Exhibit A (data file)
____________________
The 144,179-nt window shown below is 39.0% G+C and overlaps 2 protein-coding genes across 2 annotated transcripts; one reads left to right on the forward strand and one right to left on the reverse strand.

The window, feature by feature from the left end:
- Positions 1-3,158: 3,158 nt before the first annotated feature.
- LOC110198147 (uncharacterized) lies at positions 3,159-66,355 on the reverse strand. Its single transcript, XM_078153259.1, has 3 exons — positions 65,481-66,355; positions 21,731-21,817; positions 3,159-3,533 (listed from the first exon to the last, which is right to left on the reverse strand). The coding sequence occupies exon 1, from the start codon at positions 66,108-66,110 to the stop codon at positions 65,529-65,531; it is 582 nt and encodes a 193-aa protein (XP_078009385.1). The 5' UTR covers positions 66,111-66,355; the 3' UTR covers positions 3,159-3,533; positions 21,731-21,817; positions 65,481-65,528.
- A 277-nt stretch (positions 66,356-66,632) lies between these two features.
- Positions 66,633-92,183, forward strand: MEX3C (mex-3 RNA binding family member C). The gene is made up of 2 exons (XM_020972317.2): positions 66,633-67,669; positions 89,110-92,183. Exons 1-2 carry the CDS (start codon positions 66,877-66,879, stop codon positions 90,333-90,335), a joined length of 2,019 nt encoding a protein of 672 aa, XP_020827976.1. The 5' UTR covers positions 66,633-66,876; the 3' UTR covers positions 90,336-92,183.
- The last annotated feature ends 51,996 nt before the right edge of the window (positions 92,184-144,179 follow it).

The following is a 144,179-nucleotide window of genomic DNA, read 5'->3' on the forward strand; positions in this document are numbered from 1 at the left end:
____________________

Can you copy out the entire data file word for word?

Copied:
The 144,179-nt window shown below is 39.0% G+C and overlaps 2 protein-coding genes across 2 annotated transcripts; one reads left to right on the forward strand and one right to left on the reverse strand.

The window, feature by feature from the left end:
- Positions 1-3,158: 3,158 nt before the first annotated feature.
- LOC110198147 (uncharacterized) lies at positions 3,159-66,355 on the reverse strand. Its single transcript, XM_078153259.1, has 3 exons — positions 65,481-66,355; positions 21,731-21,817; positions 3,159-3,533 (listed from the first exon to the last, which is right to left on the reverse strand). The coding sequence occupies exon 1, from the start codon at positions 66,108-66,110 to the stop codon at positions 65,529-65,531; it is 582 nt and encodes a 193-aa protein (XP_078009385.1). The 5' UTR covers positions 66,111-66,355; the 3' UTR covers positions 3,159-3,533; positions 21,731-21,817; positions 65,481-65,528.
- A 277-nt stretch (positions 66,356-66,632) lies between these two features.
- Positions 66,633-92,183, forward strand: MEX3C (mex-3 RNA binding family member C). The gene is made up of 2 exons (XM_020972317.2): positions 66,633-67,669; positions 89,110-92,183. Exons 1-2 carry the CDS (start codon positions 66,877-66,879, stop codon positions 90,333-90,335), a joined length of 2,019 nt encoding a protein of 672 aa, XP_020827976.1. The 5' UTR covers positions 66,633-66,876; the 3' UTR covers positions 90,336-92,183.
- The last annotated feature ends 51,996 nt before the right edge of the window (positions 92,184-144,179 follow it).

The following is a 144,179-nucleotide window of genomic DNA, read 5'->3' on the forward strand; positions in this document are numbered from 1 at the left end: